March 8th, 2024

EU and EAC Build Bridges for Data Protection in East Africa

Data protection is increasingly important, especially to ensure privacy and protect sensitive data, as well as consumer and human rights. In addition, sound data protection frameworks encourage trade, investment, and ease regional integration. For these reasons, countries in the East African Community are increasingly setting up data protection frameworks and data protection authorities to enforce these frameworks. However, the countries are at very different stages in the development and operationalization of these frameworks. While some countries have active data protection authorities, other countries have no legal framework. Several countries are in the very initial stages of setting up their data protection authority. There is, therefore, a great potential for the new authorities and countries with no legislation to learn from other countries with more experience.

It is against this background that the European Commission, through two initiatives (the Data Governance in Africa Initiative and the African Union European Union (AU-EU) Digital for Development (D4D) Hub Project), and in collaboration with the East African Community (EAC), is supporting the implementation of data protection frameworks in East Africa. Through a series of workshops, research initiatives, and study visits, the project is paving the way for knowledge exchange and peer-to-peer learning among countries at varying stages of data protection law development. The first knowledge exchange took place on September 13 to 14, 2023, as stakeholders convened in Nairobi, Kenya, with the participation of key regional stakeholders, including representatives from the data protection sector, local private enterprises, and civil society organisations.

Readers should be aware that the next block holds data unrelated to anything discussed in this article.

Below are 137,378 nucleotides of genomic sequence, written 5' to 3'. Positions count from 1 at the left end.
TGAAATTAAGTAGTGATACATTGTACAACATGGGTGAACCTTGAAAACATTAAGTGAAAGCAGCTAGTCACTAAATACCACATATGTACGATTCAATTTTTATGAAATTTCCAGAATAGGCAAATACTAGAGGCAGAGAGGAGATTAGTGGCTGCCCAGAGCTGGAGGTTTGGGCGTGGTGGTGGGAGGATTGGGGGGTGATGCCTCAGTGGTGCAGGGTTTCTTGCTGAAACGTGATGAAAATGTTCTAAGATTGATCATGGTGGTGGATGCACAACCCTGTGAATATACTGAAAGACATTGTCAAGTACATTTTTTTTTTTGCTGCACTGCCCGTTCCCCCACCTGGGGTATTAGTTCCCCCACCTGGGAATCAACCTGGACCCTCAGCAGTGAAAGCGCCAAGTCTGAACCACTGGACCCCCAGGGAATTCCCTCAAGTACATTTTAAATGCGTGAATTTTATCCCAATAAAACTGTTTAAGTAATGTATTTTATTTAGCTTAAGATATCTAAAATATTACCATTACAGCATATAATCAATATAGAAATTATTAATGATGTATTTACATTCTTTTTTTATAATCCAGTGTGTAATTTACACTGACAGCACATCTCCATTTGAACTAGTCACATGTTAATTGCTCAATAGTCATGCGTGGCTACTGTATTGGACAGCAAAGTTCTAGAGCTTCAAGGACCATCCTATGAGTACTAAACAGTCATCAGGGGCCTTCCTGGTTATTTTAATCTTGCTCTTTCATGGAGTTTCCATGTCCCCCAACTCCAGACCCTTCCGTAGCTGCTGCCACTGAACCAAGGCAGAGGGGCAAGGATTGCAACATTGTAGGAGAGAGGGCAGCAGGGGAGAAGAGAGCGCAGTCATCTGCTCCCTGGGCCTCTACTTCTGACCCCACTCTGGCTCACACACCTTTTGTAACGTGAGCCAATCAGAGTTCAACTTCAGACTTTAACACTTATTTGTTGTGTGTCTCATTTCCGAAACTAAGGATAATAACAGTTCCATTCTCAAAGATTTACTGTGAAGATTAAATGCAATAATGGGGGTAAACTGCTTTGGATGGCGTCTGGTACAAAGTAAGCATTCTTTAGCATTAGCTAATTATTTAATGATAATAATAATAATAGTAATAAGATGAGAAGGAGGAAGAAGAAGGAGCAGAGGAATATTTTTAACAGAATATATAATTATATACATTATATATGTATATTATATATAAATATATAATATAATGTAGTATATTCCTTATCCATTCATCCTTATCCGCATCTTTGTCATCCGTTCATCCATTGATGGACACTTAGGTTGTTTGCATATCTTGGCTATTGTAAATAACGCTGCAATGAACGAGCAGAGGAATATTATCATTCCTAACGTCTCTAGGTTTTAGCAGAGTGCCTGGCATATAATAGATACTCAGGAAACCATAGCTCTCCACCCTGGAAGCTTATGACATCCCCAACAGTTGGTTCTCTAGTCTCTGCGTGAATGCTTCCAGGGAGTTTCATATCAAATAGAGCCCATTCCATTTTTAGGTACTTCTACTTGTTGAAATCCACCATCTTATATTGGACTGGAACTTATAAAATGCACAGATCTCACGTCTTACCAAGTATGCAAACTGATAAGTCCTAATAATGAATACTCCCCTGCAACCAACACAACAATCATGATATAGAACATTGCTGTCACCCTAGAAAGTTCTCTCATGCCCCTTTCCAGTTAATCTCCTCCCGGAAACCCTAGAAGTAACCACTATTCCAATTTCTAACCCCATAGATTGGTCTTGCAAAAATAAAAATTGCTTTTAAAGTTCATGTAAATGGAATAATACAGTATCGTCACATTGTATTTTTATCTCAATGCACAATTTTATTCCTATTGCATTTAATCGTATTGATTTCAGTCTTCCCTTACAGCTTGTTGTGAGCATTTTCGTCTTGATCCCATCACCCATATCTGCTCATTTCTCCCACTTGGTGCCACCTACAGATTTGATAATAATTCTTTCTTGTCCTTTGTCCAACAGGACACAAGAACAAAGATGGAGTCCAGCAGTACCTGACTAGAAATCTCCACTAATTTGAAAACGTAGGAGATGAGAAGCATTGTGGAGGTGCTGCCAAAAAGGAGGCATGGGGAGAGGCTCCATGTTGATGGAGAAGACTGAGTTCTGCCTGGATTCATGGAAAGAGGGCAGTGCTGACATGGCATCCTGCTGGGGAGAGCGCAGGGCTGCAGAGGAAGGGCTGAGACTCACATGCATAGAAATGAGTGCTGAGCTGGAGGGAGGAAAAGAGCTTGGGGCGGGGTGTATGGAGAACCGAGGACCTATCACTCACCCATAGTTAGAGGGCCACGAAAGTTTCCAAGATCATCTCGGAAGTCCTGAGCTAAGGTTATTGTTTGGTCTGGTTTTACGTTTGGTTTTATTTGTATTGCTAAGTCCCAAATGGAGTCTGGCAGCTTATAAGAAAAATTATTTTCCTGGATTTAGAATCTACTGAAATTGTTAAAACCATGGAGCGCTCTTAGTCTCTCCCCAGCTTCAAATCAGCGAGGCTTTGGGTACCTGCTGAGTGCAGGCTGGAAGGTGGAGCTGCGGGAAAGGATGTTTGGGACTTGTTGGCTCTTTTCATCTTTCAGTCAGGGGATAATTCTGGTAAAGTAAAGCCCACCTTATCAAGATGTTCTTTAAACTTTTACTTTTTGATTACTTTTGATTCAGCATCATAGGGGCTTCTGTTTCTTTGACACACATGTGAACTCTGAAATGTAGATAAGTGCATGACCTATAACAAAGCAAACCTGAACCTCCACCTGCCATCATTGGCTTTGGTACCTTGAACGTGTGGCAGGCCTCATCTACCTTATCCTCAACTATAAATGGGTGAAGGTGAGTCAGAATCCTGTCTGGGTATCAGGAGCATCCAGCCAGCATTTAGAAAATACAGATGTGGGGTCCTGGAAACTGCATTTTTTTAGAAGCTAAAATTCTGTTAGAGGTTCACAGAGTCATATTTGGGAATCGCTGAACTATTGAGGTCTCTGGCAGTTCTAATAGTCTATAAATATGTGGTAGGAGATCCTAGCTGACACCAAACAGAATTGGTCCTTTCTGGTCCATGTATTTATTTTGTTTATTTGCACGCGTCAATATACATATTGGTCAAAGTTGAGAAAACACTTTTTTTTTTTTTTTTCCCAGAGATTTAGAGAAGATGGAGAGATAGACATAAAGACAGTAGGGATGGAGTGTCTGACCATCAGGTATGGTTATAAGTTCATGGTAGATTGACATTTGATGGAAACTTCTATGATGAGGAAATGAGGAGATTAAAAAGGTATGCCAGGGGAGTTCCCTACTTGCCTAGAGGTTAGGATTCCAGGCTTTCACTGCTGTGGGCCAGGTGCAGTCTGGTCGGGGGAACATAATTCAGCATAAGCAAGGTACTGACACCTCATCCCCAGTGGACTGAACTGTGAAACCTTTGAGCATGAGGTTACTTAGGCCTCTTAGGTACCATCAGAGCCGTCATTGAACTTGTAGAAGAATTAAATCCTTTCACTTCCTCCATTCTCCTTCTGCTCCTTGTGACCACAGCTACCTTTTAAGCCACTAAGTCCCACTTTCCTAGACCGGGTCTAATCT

From 6 to 7 March, the East Africa Exchange on Data Protection took place in Kampala, Uganda, hosted by the Uganda Data Protection Authority, the Personal Data Protection Office (PDPO). The exchange advanced discussions on the importance of regional cooperation in establishing common data protection standards. Further, it aimed to enhance knowledge and experience sharing in data protection law enforcement at the East African regional level, fostering peer-to-peer connections, best practices exchanges, and learning opportunities.

In attendance at the event were data protection authorities in the EAC (Kenya, Uganda, Rwanda, Tanzania, and Somalia), representatives from the Ministries of ICT and agencies responsible for the development of data protection laws from all EAC countries, Ministries for EAC Affairs, the EAC Secretariat, the East Africa Business Council (EABC), the Africa Union Commission (AUC), the Network of African Data Protection Authorities (NADPA), and development partners, among others.

For the Personal Data Protection Office (PDPO), Ms Stella Alibateese, National Personal Data Protection Director, emphasised that “We must recognise the diverse stages of development and implementation of data protection and privacy laws across the East African Community Partner States. Within this diversity lies our strength—the unparalleled opportunity for knowledge exchange, peer learning, and collective growth. Our resolve to address cross-border challenges and embrace a future of shared regulation has never been stronger.”

The EAC Deputy Secretary General in charge of Customs, Trade, and Monetary Affairs, Annette Ssemuwemba, noted that “In East Africa, safeguarding data is not just a necessity but a cornerstone for progress. Establishing robust data protection agencies and harmonising regulations is imperative for fostering trust, enabling seamless collaboration, and driving regional integration. As we unite our efforts to protect data, we forge a path towards a digitally secure and interconnected East Africa."